'Mystery of the Unexpected' Explained; Japan Slides Into Recession Yet Again; Blue Ribbon Panel in Review
With two consecutive quarters of contracting Gross Domestic Product, Japan is officially back in recession. GDP shrank 1.6% annualized.
Unadjusted for price changes, the Japanese economy contracted an annualized 3 percent, the Cabinet Office said.
None of this was "expected". We will explore "why" in a moment. First consider some headlines.
Wall Street Journal: Japan Falls Into Recession. GDP Declines 1.6%, Setting Stage for Delay in [Another] Sales-Tax Increase.
Time Reports ...
An unexpected contraction in quarterly GDP shows that Prime Minister Shinzo Abe's radical economic program is badly broken. GDP in the quarter ended September shrank by an annualized 1.6% -- far, far worse than the consensus forecasts. That followed a disastrous 7.3% contraction in the previous quarter. Speculation in Japan is that the bad results will push Abe to call a snap election only two years after taking office.
Financial Times: Sales Tax Tips Japan Back Into Recession
Financial Times Reports
Japan is poised for a snap election after its economy tipped into a technical recession, increasing the odds that prime minister Shinzo Abe will delay plans to raise the country's sales tax next year and appeal for a fresh mandate.
Monday's preliminary data for the period between July and September was far worse than markets expected, showing the economy shrank 1.6 per cent quarter-on-quarter on an annualised basis. Analysts had expected growth of 2.2 per cent.
The dip is a blow for "Abenomics", the most ambitious attempt to revive Japan's economy since it fell into stagnation two decades ago.
Expectation vs. Reality
- Expectation: Last quarter's huge plunge was a one-time affair.
- Expectation: 2.2% growth this quarter.
Instead, Japan's economy shrank 1.6% and last quarter was revised lower from negative 7.1% to negative 7.3%.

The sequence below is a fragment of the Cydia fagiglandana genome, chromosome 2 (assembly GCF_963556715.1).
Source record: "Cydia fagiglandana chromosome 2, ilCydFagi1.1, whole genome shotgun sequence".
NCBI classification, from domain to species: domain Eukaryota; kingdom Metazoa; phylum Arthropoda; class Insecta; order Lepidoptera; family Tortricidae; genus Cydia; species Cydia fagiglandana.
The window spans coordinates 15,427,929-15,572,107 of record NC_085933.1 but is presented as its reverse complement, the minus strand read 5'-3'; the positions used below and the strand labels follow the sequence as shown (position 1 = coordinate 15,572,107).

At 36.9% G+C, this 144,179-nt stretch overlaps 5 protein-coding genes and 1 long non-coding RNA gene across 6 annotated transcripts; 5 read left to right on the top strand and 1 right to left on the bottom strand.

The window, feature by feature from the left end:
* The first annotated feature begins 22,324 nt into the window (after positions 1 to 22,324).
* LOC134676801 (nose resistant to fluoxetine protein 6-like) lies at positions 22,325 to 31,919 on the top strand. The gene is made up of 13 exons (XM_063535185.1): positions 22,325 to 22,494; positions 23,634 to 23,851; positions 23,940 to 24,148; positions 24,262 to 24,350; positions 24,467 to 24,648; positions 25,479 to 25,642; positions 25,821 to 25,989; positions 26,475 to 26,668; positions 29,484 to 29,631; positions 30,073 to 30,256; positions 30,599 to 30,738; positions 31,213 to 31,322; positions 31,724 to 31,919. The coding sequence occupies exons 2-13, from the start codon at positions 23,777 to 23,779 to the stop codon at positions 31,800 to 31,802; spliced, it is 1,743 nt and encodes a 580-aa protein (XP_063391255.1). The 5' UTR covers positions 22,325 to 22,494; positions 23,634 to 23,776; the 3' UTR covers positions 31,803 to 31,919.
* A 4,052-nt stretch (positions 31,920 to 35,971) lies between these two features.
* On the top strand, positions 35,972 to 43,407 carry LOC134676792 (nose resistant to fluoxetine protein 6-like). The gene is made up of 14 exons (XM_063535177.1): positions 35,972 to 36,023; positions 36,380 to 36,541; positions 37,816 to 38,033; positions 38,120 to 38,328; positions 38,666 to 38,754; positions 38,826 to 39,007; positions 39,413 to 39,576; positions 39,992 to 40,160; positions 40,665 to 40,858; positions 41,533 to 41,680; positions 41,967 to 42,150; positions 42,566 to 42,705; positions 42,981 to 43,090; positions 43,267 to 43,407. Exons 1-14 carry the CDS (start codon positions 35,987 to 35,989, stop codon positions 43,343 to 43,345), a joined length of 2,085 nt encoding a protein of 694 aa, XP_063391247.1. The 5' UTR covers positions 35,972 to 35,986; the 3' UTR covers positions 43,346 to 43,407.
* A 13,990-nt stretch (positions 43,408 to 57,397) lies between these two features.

Blue Ribbon Panel in Review
Flashback August 31, 2013: Japan Seeks to Hike Taxes then Waste Money on Stimulus to Make Up for Decline in Spending.
My comment: "When you cherry pick a panel, and the panel has a pre-determined outcome, the answer always comes out the way you expect. Thus Abe's blue ribbon panel concluded tax hikes won't hurt. And for good measure, if by some chance they do, the panel suggested wasting those tax dollars on stimulus. Good grief!"
Flashback April 30, 2014: Japan Output and New Orders Decline at Fastest Pace Since 2012; Abenomics in Review
My Comment: "Abenomics said Japanese stimulus efforts would offset tax hikes. I disagreed. Although one month is not proof, Markit reports Japanese Output and New Orders Decline For First Time in 14 Months Following Tax Hike."
Flashback September 8, 2014: Japanese Economy Contracts Bigger than Expected 7.1% in 2nd Quarter; Really Bad Theories
My Comment: "By now it should be pretty clear that Abenomics is a complete failure. Abenomics did not spur lending, investment, hiring, or wage growth. It's one touted 'success' is that prices have gone up. And for cash-strapped consumers facing higher taxes, that alleged "success" is actually a disaster."
In September, I also commented on "really bad theories".
Really Bad Theories
"Theoretically, there should be no impact from the consumption tax increase on corporate spending or long-term corporate planning, but a large number of Japanese corporations seemed to see a large impact from the hike on final demand," said Junko Nishioka, an economist at RBS Japan Securities in Tokyo.
Good grief. Nishioka has theories, but they are as sound as a home foundation in a swamp. Here's an easy to understand explanation.
Eight Point Explanation
- Japan's sales tax increased from 5% to 8%.
- Wages did not go up.
- Consumers have 3% less money to spend.
- Consumers with less money, spend less.
- Businesses faced with a slowdown in consumer spending reduce future plans.
- Abe plans to hike the sales tax again and businesses know that as well.
- Business sentiment sours.
- Japanese demographics are such that businesses already have substantial worries.
What is it about those eight points that economist Nishioka fails to understand?
Why all of this is so "unexpected" is an apparent mystery. Sales tax hikes do not spur the economy, no matter how much of it government wastes. And it should not take a genius or an 8-point synopsis to figure that out.
So why was this news so "unexpected" in nearly every quarter? I have two answers.
- Economists are the most optimistic lot on the planet. They believe what they want to believe.
- The average economist also believes in Monetarist and Keynesian fairy tales.
Japan is living proof of the absolute stupidity of Abenomics (a combination of Keynesian and Monetarist stupidity), yet academia, let by economist Paul Krugman concludes "Japan did not do enough".
Apparently, debt to the tune of 250% of GDP fighting deflation was not enough. 500% would not have been enough either, for obvious reasons.
But don't expect any Keynesian or Monetarist clowns to admit that. They will never stop believing in fairy tales.